Her book is no different. Over the first 41 pages offers a brief, concise and interesting overview of the modern history of Witchcraft and the worldview on Witchcraft. After that, in true Starhawk fashion, she accurately covers all the practical aspects of the Craft: Rituals, Invocations and Magick. Starhawk goes further than most authors in offering exercises (61 in all) to assist Seekers, Novices and Initiates alike in developing the subconscious mind. This development is a critical aspect of magick. The exercises in ‘The Spiral Dance’ are, in my opinion, the best of the best out there.

She concludes the 326-page book with a glance at the future – the future of the Craft. This book is a must in the library of any serious Witch. It is written in Starhawk’s typical no-nonsense and no-sacred-cow style and underpinned by the absolute love and passion she has for the Lady, for everything of the Lady and for the Craft. At US$17, one can’t afford not to buy this book.

Wicca – A guide for the Solitary Practitioner by Scott Cunningham (ISBN 0-87542-118-0: Llewellyn)

First printed in 1988, this definitive work on Wicca is in its 25th or 26th edition at present. The book at my disposal is the 23rd edition and was printed in 1999. Cunningham realized that most of the books available were aimed at Covens and compiled this work to address the gap at that time. It was an immediate success.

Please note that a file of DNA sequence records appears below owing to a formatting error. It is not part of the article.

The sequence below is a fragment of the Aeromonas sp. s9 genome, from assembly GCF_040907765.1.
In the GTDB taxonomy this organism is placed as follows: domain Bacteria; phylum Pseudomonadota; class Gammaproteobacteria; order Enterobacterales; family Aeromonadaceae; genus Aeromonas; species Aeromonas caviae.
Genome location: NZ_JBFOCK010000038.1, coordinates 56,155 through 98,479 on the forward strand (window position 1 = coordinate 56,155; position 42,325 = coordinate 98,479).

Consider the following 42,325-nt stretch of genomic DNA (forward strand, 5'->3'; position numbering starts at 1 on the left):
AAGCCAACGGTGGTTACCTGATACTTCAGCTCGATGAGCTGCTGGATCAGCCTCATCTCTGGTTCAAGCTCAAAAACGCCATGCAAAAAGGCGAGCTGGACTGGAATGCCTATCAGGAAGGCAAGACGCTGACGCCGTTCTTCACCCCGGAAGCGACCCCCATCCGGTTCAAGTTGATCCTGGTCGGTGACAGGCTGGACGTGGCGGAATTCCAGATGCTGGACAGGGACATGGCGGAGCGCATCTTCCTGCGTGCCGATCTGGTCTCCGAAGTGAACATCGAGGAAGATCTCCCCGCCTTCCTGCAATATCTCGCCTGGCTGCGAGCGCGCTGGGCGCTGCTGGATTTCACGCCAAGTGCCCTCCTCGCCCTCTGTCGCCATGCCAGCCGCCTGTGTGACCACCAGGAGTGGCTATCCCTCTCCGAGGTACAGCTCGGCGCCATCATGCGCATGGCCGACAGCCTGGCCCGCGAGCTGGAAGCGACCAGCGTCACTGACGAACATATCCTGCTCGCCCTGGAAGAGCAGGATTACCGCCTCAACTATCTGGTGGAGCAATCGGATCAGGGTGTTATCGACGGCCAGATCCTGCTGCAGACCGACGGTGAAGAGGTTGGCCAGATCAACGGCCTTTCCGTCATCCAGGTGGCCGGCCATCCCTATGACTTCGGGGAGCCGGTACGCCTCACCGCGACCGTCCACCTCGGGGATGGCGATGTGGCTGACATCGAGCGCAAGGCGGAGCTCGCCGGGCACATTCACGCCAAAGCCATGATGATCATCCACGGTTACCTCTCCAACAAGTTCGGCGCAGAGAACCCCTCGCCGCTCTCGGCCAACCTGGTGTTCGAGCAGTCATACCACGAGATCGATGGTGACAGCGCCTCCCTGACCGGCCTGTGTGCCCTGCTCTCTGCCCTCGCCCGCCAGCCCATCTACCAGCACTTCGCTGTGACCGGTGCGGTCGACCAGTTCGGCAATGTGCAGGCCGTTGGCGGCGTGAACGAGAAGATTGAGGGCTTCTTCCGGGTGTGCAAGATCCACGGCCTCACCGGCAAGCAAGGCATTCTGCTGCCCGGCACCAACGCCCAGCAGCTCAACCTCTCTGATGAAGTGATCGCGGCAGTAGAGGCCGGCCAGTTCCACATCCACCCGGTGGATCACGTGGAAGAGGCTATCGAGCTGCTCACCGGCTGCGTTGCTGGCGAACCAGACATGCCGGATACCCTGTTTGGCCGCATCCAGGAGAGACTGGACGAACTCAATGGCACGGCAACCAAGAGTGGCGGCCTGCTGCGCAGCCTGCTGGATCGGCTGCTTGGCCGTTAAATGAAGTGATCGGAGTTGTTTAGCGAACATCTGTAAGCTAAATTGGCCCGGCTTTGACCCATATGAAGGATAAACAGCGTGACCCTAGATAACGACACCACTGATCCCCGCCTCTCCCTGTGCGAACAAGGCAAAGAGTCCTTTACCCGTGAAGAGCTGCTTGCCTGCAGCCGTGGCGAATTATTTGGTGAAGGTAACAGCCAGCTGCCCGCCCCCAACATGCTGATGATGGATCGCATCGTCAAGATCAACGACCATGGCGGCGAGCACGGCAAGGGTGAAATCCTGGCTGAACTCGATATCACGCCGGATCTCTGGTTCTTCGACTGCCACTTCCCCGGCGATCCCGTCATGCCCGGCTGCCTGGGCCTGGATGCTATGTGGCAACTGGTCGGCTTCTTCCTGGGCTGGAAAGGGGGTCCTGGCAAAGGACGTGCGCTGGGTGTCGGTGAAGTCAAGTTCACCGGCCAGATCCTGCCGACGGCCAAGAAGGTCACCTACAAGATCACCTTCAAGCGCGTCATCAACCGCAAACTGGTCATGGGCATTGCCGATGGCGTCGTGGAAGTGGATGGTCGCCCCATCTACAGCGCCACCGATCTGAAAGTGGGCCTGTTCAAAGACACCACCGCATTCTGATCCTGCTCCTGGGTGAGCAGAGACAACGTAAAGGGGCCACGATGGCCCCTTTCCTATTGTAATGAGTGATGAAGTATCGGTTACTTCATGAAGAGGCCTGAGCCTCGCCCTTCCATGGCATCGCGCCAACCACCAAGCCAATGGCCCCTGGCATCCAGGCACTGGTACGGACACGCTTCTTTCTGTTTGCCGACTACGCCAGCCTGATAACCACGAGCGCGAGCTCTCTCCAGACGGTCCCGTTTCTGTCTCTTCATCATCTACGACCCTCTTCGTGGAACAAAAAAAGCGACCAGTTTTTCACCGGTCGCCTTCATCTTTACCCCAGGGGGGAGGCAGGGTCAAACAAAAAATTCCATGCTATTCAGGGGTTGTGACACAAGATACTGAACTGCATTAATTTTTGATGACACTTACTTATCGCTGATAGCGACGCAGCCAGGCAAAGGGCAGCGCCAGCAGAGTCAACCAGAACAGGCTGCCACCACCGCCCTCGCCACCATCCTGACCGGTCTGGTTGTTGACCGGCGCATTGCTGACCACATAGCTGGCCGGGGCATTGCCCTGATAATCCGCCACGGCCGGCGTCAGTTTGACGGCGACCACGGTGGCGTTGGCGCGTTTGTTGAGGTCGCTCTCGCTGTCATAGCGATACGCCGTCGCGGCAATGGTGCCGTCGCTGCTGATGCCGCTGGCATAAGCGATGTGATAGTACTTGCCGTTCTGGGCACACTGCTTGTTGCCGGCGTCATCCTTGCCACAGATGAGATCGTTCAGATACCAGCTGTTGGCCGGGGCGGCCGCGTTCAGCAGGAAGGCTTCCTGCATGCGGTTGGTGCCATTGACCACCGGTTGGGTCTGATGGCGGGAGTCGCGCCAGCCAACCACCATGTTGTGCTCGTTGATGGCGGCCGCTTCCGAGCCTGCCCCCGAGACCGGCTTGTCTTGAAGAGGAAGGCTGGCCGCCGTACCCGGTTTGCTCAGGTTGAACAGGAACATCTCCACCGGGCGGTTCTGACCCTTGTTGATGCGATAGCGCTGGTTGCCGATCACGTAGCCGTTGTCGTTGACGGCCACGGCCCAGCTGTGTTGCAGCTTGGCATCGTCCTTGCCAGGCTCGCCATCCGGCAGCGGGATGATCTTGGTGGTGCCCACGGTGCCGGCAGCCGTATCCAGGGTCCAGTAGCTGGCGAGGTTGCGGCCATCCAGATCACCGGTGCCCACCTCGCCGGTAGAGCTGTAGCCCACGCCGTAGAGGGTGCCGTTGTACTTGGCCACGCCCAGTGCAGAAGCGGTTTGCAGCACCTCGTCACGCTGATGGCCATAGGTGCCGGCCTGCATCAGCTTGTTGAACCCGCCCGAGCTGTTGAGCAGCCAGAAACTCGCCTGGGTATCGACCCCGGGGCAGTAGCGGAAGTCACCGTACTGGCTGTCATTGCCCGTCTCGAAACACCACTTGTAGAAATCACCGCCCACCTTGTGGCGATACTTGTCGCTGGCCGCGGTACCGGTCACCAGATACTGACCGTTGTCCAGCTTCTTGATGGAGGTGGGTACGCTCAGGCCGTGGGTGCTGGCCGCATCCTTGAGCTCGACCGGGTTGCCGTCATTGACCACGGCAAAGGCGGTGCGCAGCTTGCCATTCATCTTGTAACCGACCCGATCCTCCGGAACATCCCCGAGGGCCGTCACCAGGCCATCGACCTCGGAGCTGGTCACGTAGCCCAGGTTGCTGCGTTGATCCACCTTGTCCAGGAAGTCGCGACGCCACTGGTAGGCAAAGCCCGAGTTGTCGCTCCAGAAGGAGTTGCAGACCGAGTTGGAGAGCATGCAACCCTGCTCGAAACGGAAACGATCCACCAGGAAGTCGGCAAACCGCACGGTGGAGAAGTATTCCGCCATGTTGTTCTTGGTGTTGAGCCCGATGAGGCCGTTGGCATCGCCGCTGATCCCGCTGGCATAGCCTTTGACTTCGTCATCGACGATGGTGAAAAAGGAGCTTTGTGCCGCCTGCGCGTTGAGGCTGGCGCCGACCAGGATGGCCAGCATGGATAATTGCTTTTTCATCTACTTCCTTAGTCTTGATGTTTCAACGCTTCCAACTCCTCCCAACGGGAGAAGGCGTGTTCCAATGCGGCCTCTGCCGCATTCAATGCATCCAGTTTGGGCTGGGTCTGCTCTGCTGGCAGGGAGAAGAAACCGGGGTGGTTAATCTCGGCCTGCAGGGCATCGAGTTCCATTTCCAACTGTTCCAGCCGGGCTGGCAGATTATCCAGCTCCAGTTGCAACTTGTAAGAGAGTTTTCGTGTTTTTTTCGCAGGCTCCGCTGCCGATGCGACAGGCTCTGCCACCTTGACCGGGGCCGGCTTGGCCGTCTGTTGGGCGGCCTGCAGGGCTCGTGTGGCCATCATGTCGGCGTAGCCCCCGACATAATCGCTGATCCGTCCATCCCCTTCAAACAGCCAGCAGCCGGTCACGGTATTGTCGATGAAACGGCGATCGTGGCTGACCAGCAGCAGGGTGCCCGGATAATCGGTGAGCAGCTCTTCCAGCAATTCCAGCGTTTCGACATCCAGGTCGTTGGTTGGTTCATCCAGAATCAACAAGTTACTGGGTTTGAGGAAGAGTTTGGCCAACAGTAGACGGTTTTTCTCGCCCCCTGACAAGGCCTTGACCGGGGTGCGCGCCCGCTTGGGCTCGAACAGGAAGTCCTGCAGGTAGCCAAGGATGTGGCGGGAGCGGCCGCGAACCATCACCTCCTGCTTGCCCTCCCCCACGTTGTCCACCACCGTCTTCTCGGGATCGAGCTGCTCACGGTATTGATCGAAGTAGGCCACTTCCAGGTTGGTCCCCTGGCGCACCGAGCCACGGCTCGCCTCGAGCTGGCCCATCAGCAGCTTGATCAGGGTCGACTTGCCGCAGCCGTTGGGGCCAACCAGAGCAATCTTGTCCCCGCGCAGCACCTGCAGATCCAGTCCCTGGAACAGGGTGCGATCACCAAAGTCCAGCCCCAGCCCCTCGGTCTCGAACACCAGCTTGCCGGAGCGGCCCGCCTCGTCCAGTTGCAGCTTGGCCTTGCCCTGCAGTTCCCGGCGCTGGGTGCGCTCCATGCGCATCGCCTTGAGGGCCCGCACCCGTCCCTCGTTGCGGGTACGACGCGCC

If you read the book, you will understand why. Cunningham is a one of the few authors who has the skill of painting pictures by using normal words and still succeeds in getting the lesson across in a pleasurable and understandable way. ‘Wicca: A guide for the Solitary Practitioner’ offers the Solitary Seeker both the theoretical knowledge and the practical aspects needed to become and to practice as a Solitary. He also provides a short Book of Shadows in the final section of the work to help the readers on their way. Cunningham does not over-elaborate at all and encourages the assimilation of one’s own personality into the practical aspects of the Craft.

Also available in a Spanish translation, this is a highly recommended book. ‘Wicca, a guide for the Solitary Practitioner’ carries a humble price tag of US$9.95, making it affordable to just about anybody.

Rose Ariadne: Providing “Magickal” answers to your Pagan, Wiccan, Witchcraft spell casting questions since 2006.

One Response to “Which books on Witch Craft can be recommended?”

  1. Cassidy says:

    Silver Ravenwolf is a great author. Thes are some of the books silver ravenwolf wrote.
    .A Witches Notebook
    .Teen Witch(great for all teens)
    .Silvers Spells for Abundance
    .Silvers Spells for Protection
    .Solitary Witch(big book for Pagan teens) There are so many others too.If you go on GOOGLE(my personal favorite)you can just type in Silver Ravenwolf books;it will take you to amazon and u can click on look inside and read then and just read them all.